When I was working out the note structure for the rhythmic synth, I was striving to create a rhythm guitar feel but also a “scratch” like rhythm.
|52:00||I was noodling around with ideas on what to lay on top of the bed and stumbled on a killer Theremin-like sound. The whole song changed for me at this point – and it became Theremin/Sci-Fi Mania. I improvised a solo around the bed. After some practice with my performance trying to sound like I’m playing a real Theremin I recorded a clip. You’ll notice that the notes are not quantized. This helps give some tension and anticipation complimenting the the rigid bed tracks.|
|1:11||We go around a second time. This time I added another Theremin track. Slightly different waveform a lower octave – more menacing ;^). The second track is not simply a copy of the first. It has slightly different timing and tends to be earlier in the pocket. I also added high-hats. I used Ableton’s Redux to downsample the hats to make them more dirty. I added subtle panning in the session view clip. I really like the hats in this section. Then things are full on, there are really three counter melodies working together here.|
|1:30||A little bridge getting you to a B part. Again no hats. This leaves room for the the delay coming back from the bass synth to act as a hat. There is a volume dynamic at the end of this section with the drum track. Lots of work on the kick and snare to make it sound like a drummer is pounding this out.|
|1:40||Now we’re in the B part. Again, this is a bed of tracks that will support the next section. Plenty of room for a meandering Theremin part.|
|1:59||Repeating the last section but with some dirty rhythmic bell melody.|
|2:09||A dynamic build-up in both volume and complexity.|
|2:18||Ok, I want to get back into a FULL on A part but need a way out of this section. I like the bridge from 1:30 – but don’t want to simply repeat it so I resample that through Gross Beat and use an Audio clip version for the stutter effect.|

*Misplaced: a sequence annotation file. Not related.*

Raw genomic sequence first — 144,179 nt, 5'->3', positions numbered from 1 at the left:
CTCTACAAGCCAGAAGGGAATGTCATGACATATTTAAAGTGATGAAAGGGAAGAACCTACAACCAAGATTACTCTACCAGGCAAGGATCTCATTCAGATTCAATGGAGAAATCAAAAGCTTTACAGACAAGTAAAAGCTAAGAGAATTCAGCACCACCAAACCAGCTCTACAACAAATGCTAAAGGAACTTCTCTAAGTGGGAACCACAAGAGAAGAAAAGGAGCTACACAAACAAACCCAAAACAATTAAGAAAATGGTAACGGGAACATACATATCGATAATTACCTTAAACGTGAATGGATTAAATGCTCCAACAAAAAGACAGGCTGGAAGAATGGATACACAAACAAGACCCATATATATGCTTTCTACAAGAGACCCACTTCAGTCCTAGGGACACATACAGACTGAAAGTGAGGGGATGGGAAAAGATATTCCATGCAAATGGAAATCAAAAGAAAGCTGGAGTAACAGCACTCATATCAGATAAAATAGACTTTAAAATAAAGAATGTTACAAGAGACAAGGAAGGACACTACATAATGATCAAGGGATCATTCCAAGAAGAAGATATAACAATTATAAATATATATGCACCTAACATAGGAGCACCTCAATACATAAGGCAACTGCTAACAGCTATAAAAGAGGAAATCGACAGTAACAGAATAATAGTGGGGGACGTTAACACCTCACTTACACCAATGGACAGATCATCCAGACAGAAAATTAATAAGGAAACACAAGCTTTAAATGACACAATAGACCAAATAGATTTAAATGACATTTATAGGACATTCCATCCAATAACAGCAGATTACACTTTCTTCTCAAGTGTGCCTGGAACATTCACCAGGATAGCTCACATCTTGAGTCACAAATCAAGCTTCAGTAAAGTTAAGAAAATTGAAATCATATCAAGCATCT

|2:23||Back to A. There is a new bell track in here, again using Redux to downsample. With that there are are 4 countermelodies working together.|
|2:44||Since we’ve heard the A part a few times, I don’t sustain and instead switch to another break. This break has an oscillating metallic sound. I spent about 45 minutes creating this sound from scratch using re-synthesis and additive synthesis in an instrument called Morphine. This is a precursor to the saucer sound coming up in part C.|
|2:52||Time for the flying saucers to warm up. I really wanted to mix things up in this C part so the volume dynamics drop completely with only a deep acoustic piano and symbol being played. This anchors the section and makes a lot of room for all upcoming sound effects. The oscillating saucer sound is a preset I created from scratch using Ableton Operator. This patch probably took me about an hour and half to make. I placed this preset into a rack and assigned macro knobs to allow me to “perform” with the saucer in real-time. This is a case where modulating an FM synthesis parameter has a HUGE impact on the sound.|
|3:11||I bring the bell back in from 2:23. It was a supporting line back in 2:23, now it’s the primary line. I continue to build up parts mixing elements from A & C. I love the saucer sound when it goes sub-harmonic in this section.|
|3:33||Back in with the kitchen sink. This is the climax of the song.|
|3:49||A transition to the ending.|
|3:51||Ending. There actually 8 synths instances used to create this with some custom programming. With the exception of the piano all tracks so far are synthetic. So I threw in some menacing tremolo strings at the very end just for good measure. Finally, we finish with some Morse code – “CQ”.|
I’m not 100% sure how long it took to produce this song from start to finish. Elapsed time it was a three weeks. My guess is it was about 15-20 hours of work – and I LOVED every minute.
Electronic Musician, Composer, Sound Designer